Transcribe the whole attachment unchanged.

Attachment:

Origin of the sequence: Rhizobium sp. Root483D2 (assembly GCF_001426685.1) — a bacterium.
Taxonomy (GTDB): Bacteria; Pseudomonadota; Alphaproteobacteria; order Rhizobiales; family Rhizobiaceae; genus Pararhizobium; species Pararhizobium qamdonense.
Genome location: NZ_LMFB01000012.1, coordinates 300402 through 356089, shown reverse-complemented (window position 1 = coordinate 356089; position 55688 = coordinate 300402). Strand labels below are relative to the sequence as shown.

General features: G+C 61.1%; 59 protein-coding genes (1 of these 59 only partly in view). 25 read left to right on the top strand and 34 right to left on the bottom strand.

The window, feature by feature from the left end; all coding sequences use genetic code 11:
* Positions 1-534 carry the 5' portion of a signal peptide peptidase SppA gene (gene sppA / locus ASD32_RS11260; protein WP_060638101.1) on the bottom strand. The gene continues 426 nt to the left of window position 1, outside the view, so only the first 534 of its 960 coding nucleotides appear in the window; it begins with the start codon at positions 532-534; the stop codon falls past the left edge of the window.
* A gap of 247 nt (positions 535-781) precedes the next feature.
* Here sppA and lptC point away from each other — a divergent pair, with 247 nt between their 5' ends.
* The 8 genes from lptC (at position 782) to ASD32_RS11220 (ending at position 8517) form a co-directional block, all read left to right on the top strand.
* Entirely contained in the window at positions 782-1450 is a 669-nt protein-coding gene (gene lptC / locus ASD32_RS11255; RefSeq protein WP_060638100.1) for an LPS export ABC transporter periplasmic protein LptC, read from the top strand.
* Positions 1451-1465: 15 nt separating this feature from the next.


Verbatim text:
Origin of the sequence: Rhizobium sp. Root483D2 (assembly GCF_001426685.1) — a bacterium.
Taxonomy (GTDB): Bacteria; Pseudomonadota; Alphaproteobacteria; order Rhizobiales; family Rhizobiaceae; genus Pararhizobium; species Pararhizobium qamdonense.
Genome location: NZ_LMFB01000012.1, coordinates 300402 through 356089, shown reverse-complemented (window position 1 = coordinate 356089; position 55688 = coordinate 300402). Strand labels below are relative to the sequence as shown.

General features: G+C 61.1%; 59 protein-coding genes (1 of these 59 only partly in view). 25 read left to right on the top strand and 34 right to left on the bottom strand.

The window, feature by feature from the left end; all coding sequences use genetic code 11:
* Positions 1-534 carry the 5' portion of a signal peptide peptidase SppA gene (gene sppA / locus ASD32_RS11260; protein WP_060638101.1) on the bottom strand. The gene continues 426 nt to the left of window position 1, outside the view, so only the first 534 of its 960 coding nucleotides appear in the window; it begins with the start codon at positions 532-534; the stop codon falls past the left edge of the window.
* A gap of 247 nt (positions 535-781) precedes the next feature.
* Here sppA and lptC point away from each other — a divergent pair, with 247 nt between their 5' ends.
* The 8 genes from lptC (at position 782) to ASD32_RS11220 (ending at position 8517) form a co-directional block, all read left to right on the top strand.
* Entirely contained in the window at positions 782-1450 is a 669-nt protein-coding gene (gene lptC / locus ASD32_RS11255; RefSeq protein WP_060638100.1) for an LPS export ABC transporter periplasmic protein LptC, read from the top strand.
* Positions 1451-1465: 15 nt separating this feature from the next.